Supermarket Plans

By Jane Cruickshank / June 25, 2024

TESCO’S plans for a £10.5 million supermarket in Stonehaven have been unveiled.

Ashfield Commercial Developments have lodged their planning application for the erection of a retail store, electric vehicle charging hub and Class 3 cafe/restaurant with associated car parking, servicing, landscaping and access at New Mains of Ury.

The layout requires the removal of all existing buildings at the site, including the New Mains of Ury farmhouse.

Proposals for an electric vehicle charging hub and retail outlet were revealed last year by the developer – and this January it was revealed Tesco would progress with the development. The current application provides only the ‘shell’ layouts, with full detail to be provided in due course.

The proposed development , includes a total of 222 parking spaces with 25 electric vehicle charging stations across both units.

Stonehaven and District Community Council have already agreed to support the application for the 3457 square metre store, which will include non-food goods. This decision was taken at their May meeting, when a representative from the developer made a presentation.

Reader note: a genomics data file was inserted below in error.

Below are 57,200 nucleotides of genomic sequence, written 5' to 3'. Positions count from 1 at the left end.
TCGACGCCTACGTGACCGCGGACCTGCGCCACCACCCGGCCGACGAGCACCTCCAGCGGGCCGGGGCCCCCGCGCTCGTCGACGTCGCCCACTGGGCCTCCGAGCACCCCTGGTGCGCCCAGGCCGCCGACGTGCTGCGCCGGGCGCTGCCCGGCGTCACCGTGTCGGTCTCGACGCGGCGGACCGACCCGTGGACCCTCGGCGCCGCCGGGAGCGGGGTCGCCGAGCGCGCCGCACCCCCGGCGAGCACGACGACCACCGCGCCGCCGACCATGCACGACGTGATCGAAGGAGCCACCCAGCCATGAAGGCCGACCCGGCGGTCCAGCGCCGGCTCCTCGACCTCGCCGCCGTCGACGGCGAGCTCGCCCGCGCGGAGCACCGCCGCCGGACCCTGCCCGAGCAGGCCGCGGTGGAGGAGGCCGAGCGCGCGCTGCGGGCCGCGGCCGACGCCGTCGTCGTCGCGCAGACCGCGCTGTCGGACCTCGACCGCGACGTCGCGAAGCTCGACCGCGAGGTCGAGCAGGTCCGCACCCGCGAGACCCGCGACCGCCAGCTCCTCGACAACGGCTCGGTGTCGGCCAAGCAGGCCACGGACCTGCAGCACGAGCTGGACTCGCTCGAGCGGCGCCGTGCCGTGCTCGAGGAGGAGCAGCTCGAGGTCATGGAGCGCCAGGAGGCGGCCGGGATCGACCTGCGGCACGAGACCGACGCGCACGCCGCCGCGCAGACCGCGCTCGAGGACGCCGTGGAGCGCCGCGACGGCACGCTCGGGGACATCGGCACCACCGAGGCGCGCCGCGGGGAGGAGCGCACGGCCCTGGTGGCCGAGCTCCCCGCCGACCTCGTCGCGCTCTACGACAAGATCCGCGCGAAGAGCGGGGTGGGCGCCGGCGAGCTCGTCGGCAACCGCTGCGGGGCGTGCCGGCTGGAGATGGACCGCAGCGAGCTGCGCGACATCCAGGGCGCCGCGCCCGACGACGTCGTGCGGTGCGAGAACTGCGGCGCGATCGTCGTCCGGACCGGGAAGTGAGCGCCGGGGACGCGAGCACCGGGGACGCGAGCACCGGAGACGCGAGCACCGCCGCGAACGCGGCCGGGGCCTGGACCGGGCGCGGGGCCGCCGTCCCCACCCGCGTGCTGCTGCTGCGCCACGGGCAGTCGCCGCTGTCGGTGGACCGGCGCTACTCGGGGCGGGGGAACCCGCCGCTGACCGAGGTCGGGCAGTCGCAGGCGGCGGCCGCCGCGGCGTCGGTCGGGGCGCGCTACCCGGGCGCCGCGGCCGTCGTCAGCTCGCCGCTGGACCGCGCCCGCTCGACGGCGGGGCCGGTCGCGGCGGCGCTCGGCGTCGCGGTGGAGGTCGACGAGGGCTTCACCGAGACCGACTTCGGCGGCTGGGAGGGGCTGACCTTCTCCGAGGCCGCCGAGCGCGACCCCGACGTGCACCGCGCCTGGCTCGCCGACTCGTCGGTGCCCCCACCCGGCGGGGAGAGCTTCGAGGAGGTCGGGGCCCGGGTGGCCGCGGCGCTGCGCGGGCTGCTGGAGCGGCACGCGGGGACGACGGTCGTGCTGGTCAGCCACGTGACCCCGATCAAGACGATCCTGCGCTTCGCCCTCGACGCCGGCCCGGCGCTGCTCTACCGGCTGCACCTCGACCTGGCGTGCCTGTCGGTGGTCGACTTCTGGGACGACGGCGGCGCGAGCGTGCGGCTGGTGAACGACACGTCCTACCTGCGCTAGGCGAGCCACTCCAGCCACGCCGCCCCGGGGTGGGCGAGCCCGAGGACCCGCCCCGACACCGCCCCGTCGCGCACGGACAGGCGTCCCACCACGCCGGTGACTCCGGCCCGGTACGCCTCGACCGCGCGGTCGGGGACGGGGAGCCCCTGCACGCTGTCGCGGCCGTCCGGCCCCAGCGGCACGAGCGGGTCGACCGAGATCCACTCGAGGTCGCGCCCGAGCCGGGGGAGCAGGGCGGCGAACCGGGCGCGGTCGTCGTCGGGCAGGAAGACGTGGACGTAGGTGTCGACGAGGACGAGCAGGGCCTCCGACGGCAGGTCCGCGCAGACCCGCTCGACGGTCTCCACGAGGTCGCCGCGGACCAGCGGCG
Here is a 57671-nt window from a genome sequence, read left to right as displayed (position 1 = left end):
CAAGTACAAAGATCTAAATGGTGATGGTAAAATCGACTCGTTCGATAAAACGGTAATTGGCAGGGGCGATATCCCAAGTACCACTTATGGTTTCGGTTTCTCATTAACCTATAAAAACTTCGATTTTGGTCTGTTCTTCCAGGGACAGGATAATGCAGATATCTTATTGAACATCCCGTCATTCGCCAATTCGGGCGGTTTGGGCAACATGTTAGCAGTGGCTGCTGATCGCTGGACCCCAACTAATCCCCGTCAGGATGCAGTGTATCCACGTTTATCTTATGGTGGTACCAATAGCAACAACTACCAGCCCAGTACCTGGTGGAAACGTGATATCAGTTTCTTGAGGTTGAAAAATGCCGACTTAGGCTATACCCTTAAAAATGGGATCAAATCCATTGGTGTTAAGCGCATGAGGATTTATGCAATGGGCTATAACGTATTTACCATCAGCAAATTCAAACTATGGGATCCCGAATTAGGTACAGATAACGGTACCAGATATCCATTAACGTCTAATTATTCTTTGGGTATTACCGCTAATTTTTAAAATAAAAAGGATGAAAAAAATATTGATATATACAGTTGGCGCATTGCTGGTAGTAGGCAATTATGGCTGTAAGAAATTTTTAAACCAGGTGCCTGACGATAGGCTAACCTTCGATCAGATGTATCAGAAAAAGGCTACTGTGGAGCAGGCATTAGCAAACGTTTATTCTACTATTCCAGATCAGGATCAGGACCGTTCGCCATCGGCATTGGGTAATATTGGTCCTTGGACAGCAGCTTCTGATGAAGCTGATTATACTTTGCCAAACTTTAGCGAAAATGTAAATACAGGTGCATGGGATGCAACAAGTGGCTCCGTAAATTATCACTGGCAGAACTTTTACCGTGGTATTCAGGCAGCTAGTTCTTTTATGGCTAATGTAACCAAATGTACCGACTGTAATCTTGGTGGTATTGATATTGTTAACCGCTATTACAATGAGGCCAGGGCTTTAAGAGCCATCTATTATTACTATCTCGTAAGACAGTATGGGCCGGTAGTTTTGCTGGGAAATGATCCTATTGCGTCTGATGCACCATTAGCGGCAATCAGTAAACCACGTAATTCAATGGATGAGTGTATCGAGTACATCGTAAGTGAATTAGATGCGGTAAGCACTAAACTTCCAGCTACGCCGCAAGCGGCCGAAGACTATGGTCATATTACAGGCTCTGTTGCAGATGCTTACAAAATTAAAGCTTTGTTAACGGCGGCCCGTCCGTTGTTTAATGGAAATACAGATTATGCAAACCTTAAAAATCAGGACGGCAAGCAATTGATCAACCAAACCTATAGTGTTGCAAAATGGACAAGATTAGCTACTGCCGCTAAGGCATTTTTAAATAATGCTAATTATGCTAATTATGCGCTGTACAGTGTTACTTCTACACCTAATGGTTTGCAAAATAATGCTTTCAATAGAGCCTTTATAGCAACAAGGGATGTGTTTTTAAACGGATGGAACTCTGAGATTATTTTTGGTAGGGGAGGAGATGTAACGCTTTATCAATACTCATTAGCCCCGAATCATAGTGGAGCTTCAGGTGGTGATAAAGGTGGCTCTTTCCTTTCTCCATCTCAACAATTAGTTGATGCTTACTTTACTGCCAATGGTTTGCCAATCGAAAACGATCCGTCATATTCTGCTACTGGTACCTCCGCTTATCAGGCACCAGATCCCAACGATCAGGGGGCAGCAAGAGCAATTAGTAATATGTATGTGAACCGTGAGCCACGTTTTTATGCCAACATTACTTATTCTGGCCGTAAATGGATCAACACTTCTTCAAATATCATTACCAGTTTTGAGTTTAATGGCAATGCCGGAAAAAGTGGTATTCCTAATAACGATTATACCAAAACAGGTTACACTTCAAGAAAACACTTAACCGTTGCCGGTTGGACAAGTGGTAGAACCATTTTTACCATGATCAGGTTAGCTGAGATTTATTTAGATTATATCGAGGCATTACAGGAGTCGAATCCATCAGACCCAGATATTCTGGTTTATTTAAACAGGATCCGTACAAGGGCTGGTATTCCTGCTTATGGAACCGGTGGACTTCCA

Economic benefits statement

One of the documents contained within the application is an economic benefits statement. According to this, the 12-month £10.5 million construction phase with support approximately 65 jobs before the supermarket itself supports the equivalent of 75 full time jobs. Meanwhile Aberdeenshire Council will enjoy an additional £230,000 per annum in business rates from the development.

Tesco’s decades-long efforts to come to Stonehaven

Those with a long memory will recall Tesco has made a previous bid to open a store in the town.

The planning statement accompanying the application includes the relevant history.

It states: ”This retailer has had a long-standing interest in operating a store in Stonehaven having originally purchased the former Commodore Hotel site to the north of the town centre in the early 2000’s.

”This site could not be expanded to accommodate a store of the size required by Tesco to fulfil the needs of the community and company. Tesco applied for planning permission for residential development on the site which was granted in 2004 and the site was then sold.

”Tesco has therefore attempted to develop a store in a more central location and failed.”

Full details online

Full details of the proposals are now online – along with a facility to comment.